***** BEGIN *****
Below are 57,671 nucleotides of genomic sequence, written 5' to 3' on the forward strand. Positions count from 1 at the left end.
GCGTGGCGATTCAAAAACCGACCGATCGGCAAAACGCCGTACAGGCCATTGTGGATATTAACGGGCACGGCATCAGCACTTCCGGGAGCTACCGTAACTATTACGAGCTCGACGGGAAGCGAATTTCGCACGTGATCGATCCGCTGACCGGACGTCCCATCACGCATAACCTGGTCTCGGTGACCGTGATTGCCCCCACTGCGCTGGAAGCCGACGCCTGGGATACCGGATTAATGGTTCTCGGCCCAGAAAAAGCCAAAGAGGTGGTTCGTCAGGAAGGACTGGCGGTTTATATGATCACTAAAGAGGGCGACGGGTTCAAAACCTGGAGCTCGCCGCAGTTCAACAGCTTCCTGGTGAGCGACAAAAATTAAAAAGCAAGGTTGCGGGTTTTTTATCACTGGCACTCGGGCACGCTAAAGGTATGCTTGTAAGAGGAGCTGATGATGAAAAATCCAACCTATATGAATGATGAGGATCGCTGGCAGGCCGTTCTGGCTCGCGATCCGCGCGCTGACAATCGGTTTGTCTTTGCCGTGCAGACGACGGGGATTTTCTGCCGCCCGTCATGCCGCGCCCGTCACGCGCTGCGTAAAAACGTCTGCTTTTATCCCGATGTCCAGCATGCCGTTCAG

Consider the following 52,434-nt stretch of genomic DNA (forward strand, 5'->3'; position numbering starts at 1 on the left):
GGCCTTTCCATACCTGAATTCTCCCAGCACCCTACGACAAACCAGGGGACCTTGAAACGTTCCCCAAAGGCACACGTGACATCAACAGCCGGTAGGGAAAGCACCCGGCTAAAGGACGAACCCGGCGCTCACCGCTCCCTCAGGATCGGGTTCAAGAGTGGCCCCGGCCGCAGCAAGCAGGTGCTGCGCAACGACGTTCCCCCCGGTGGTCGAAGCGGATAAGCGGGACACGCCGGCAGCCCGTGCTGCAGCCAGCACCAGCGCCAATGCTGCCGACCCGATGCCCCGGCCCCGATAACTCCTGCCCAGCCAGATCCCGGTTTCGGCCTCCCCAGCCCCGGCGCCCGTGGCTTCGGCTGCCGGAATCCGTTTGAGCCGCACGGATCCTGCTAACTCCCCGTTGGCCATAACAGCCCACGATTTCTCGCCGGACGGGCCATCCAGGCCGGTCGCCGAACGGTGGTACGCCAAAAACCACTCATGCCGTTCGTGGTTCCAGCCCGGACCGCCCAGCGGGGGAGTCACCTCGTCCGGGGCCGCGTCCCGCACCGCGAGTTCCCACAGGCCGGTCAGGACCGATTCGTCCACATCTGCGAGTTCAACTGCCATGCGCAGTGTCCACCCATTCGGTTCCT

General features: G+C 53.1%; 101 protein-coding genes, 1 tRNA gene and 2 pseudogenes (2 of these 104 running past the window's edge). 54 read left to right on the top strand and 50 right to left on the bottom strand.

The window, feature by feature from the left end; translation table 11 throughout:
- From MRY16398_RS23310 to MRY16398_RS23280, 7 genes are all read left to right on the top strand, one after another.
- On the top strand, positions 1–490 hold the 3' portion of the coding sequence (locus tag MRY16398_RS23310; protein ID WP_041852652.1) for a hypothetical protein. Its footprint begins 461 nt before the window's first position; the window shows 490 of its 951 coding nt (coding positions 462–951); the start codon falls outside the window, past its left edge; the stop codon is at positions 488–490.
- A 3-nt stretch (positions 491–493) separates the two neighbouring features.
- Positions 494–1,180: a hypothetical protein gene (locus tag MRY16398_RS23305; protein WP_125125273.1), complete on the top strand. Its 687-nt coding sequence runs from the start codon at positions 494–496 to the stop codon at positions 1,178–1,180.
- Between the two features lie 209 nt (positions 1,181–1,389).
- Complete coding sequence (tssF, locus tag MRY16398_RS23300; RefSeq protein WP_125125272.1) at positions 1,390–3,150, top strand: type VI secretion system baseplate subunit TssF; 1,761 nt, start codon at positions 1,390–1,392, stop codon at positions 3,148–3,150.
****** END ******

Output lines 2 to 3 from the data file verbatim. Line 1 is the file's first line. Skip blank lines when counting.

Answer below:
GCGTGGCGATTCAAAAACCGACCGATCGGCAAAACGCCGTACAGGCCATTGTGGATATTAACGGGCACGGCATCAGCACTTCCGGGAGCTACCGTAACTATTACGAGCTCGACGGGAAGCGAATTTCGCACGTGATCGATCCGCTGACCGGACGTCCCATCACGCATAACCTGGTCTCGGTGACCGTGATTGCCCCCACTGCGCTGGAAGCCGACGCCTGGGATACCGGATTAATGGTTCTCGGCCCAGAAAAAGCCAAAGAGGTGGTTCGTCAGGAAGGACTGGCGGTTTATATGATCACTAAAGAGGGCGACGGGTTCAAAACCTGGAGCTCGCCGCAGTTCAACAGCTTCCTGGTGAGCGACAAAAATTAAAAAGCAAGGTTGCGGGTTTTTTATCACTGGCACTCGGGCACGCTAAAGGTATGCTTGTAAGAGGAGCTGATGATGAAAAATCCAACCTATATGAATGATGAGGATCGCTGGCAGGCCGTTCTGGCTCGCGATCCGCGCGCTGACAATCGGTTTGTCTTTGCCGTGCAGACGACGGGGATTTTCTGCCGCCCGTCATGCCGCGCCCGTCACGCGCTGCGTAAAAACGTCTGCTTTTATCCCGATGTCCAGCATGCCGTTCAG

Consider the following 52,434-nt stretch of genomic DNA (forward strand, 5'->3'; position numbering starts at 1 on the left):